Fill up with fruit, veggies, and fiber
To lose weight, you have to eat fewer calories. But that doesn’t necessarily mean you have to eat less food. You can fill up while on a diet, as long as you choose your foods wisely. The key is to add the types of food that can keep you feeling satisfied and full, without packing on the pounds.
Fiber: the secret to feeling satisfied while losing weightIf you want to lose weight without feeling hungry and deprived all the time, start eating foods high in fiber. High-fiber foods are higher in volume, which makes them filling. They also take longer to chew, which makes them more satisfying to eat. High-fiber foods also take a long time to digest, which means you’ll feel full longer. There’s nothing magic about it, but the weight-loss results may seem like it.
High-fiber heavyweights include:
- Fruits and vegetables – Enjoy whole fruits across the rainbow (strawberries, apples, oranges, berries, nectarines, plums), leafy salads, and green veggies of all kinds.
- Beans – Select beans of any kind (black beans, lentils, split peas, pinto beans, chickpeas). Add them to soups, salads, and entrees, or enjoy them as a hearty dish of their own.
- Whole grains – Try high-fiber cereal, oatmeal, brown rice, whole-wheat pasta, whole-wheat or multigrain bread, bran muffins, or air-popped popcorn.
Focus on fruits and veggiesCounting calories and measuring portion sizes can quickly become tedious. But you don’t need an accounting degree to enjoy produce. When it comes to fruit and vegetables, it’s generally safe to eat as much as you want, whenever you want. No measuring cups or calorie tables required.
The high water and fiber content in most fruits and vegetables makes them hard to overeat. You’ll feel full long before you’ve overdone it on the calories.
- Pour a little less cereal into your morning bowl to make room for some blueberries, strawberries, or sliced bananas. You’ll still enjoy a full bowl, but with a lower calorie count.
- Replace one of the eggs and some of the cheese in your omelet or scramble with vegetables. Try tomatoes, onions, mushrooms, spinach, or bell peppers.
- Swap out some of the meat and cheese in your sandwich with healthier veggie choices such as lettuce, tomatoes, sprouts, cucumbers, and avocado.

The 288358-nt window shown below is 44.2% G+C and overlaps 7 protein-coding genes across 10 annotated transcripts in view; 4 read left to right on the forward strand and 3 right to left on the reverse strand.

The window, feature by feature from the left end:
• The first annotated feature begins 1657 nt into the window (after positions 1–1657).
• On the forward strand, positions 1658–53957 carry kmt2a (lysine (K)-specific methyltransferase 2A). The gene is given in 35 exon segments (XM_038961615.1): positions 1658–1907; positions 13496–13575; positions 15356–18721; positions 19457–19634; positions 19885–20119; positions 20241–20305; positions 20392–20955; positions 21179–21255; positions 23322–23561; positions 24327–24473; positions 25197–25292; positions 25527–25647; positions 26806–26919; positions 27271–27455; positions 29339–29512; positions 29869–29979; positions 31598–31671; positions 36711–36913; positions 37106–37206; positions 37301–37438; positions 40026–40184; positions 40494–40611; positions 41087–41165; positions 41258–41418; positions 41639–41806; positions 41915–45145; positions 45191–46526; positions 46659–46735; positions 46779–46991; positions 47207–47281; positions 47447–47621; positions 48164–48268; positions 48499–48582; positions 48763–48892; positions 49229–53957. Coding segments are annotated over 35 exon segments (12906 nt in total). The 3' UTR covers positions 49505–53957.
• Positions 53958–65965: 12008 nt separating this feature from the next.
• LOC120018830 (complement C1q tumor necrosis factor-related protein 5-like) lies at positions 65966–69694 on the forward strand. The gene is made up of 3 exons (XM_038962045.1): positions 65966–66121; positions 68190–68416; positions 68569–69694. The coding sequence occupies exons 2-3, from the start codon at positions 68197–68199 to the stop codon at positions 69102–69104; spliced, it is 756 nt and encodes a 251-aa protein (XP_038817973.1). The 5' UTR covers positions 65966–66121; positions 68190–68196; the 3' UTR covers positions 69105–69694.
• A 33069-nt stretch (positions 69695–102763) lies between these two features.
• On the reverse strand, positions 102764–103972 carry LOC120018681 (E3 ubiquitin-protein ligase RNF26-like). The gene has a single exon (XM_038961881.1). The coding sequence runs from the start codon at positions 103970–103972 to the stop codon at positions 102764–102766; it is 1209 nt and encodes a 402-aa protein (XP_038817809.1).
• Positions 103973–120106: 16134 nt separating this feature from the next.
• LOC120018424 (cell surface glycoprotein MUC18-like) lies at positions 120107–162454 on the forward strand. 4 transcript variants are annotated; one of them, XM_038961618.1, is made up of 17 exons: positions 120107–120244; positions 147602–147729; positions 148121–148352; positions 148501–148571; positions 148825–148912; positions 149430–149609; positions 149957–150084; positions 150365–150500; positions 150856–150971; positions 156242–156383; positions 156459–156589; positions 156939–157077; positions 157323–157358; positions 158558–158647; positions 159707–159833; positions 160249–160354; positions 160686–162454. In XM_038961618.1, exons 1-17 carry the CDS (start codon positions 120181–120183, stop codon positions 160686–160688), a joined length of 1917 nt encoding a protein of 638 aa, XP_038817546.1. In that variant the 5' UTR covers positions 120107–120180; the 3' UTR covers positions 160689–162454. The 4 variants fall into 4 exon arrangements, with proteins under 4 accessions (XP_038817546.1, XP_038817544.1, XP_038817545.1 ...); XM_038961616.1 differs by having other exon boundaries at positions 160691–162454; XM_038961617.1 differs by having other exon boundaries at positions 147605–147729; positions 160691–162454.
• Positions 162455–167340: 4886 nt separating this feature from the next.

- Instead of a high-calorie snack, such as chips and dip, try baby carrots with hummus, a sliced apple, or the old-favorite: celery with peanut butter (just don’t overdo it on the peanut butter).
- Add more veggies to your favorite main courses to make your dish “go” further. Even dishes such as pasta and stir-fries can be diet-friendly if they’re less heavy on the noodles and more focused on vegetables.
- Try starting your meal with a low-density salad or soup (just watch the dressings and sodium) to help fill you up, so you eat less of your entrée.
Fruits and vegetables to eat in moderationFruits and vegetables of all colors, shapes, and sizes are major players in a healthy diet, but you still need to watch out for the following potential diet busters.
- Veggies that have been breaded or fried or doused in heavy sauces are no longer low-calorie, so tread with caution. Opt for healthier cooking methods, such as steaming, and use low-fat dressings and spices for flavor.
- Salads are guilt-free—unless you drench them in high-fat dressing and toppings. By all means, add some nuts or cheese, but don’t overdo it. As for dressing, a little fat is healthy (try a vinaigrette made with olive oil), but again, moderation is key.
- Dried Fruit. Be careful when it comes to dried fruit, which is high in calories and, often, in added sugar. You can eat a whole lot more fresh fruit for the same number of calories. If you do choose to snack on dried fruit, keep your serving size small.
- Fruit Juice. There’s nothing wrong with enjoying a glass of juice every now and again. But remember that the calories quickly add up, without doing much to make you feel full. Also make sure that your drink of choice is made from 100% fruit juice and contains no added sugar.